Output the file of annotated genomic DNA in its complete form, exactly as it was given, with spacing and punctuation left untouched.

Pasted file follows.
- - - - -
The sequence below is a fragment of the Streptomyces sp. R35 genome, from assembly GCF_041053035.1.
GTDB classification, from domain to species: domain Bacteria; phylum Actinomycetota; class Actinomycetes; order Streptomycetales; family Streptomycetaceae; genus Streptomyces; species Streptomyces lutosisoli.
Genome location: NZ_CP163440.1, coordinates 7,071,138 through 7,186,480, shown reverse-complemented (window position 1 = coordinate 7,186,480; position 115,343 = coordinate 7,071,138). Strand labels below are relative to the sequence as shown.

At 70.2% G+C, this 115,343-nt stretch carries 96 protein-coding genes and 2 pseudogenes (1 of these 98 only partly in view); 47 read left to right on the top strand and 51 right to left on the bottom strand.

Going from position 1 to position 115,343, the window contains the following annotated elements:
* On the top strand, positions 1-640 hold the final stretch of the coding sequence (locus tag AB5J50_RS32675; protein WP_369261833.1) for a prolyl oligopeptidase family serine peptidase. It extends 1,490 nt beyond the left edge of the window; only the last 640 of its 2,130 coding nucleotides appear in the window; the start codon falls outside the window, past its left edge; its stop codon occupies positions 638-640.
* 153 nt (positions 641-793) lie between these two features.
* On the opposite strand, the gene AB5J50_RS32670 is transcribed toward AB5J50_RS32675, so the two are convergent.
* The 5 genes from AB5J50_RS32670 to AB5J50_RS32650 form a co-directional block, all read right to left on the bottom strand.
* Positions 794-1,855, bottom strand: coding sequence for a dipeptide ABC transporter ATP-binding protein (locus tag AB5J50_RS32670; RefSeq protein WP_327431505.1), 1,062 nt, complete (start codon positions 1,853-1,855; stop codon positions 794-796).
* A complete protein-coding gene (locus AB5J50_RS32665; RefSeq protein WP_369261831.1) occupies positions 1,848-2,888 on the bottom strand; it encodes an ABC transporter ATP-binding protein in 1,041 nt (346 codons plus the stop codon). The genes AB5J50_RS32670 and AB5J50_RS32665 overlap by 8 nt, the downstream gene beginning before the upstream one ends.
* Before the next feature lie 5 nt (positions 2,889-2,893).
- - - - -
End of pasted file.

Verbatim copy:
The sequence below is a fragment of the Streptomyces sp. R35 genome, from assembly GCF_041053035.1.
GTDB classification, from domain to species: domain Bacteria; phylum Actinomycetota; class Actinomycetes; order Streptomycetales; family Streptomycetaceae; genus Streptomyces; species Streptomyces lutosisoli.
Genome location: NZ_CP163440.1, coordinates 7,071,138 through 7,186,480, shown reverse-complemented (window position 1 = coordinate 7,186,480; position 115,343 = coordinate 7,071,138). Strand labels below are relative to the sequence as shown.

At 70.2% G+C, this 115,343-nt stretch carries 96 protein-coding genes and 2 pseudogenes (1 of these 98 only partly in view); 47 read left to right on the top strand and 51 right to left on the bottom strand.

Going from position 1 to position 115,343, the window contains the following annotated elements:
* On the top strand, positions 1-640 hold the final stretch of the coding sequence (locus tag AB5J50_RS32675; protein WP_369261833.1) for a prolyl oligopeptidase family serine peptidase. It extends 1,490 nt beyond the left edge of the window; only the last 640 of its 2,130 coding nucleotides appear in the window; the start codon falls outside the window, past its left edge; its stop codon occupies positions 638-640.
* 153 nt (positions 641-793) lie between these two features.
* On the opposite strand, the gene AB5J50_RS32670 is transcribed toward AB5J50_RS32675, so the two are convergent.
* The 5 genes from AB5J50_RS32670 to AB5J50_RS32650 form a co-directional block, all read right to left on the bottom strand.
* Positions 794-1,855, bottom strand: coding sequence for a dipeptide ABC transporter ATP-binding protein (locus tag AB5J50_RS32670; RefSeq protein WP_327431505.1), 1,062 nt, complete (start codon positions 1,853-1,855; stop codon positions 794-796).
* A complete protein-coding gene (locus AB5J50_RS32665; RefSeq protein WP_369261831.1) occupies positions 1,848-2,888 on the bottom strand; it encodes an ABC transporter ATP-binding protein in 1,041 nt (346 codons plus the stop codon). The genes AB5J50_RS32670 and AB5J50_RS32665 overlap by 8 nt, the downstream gene beginning before the upstream one ends.
* Before the next feature lie 5 nt (positions 2,889-2,893).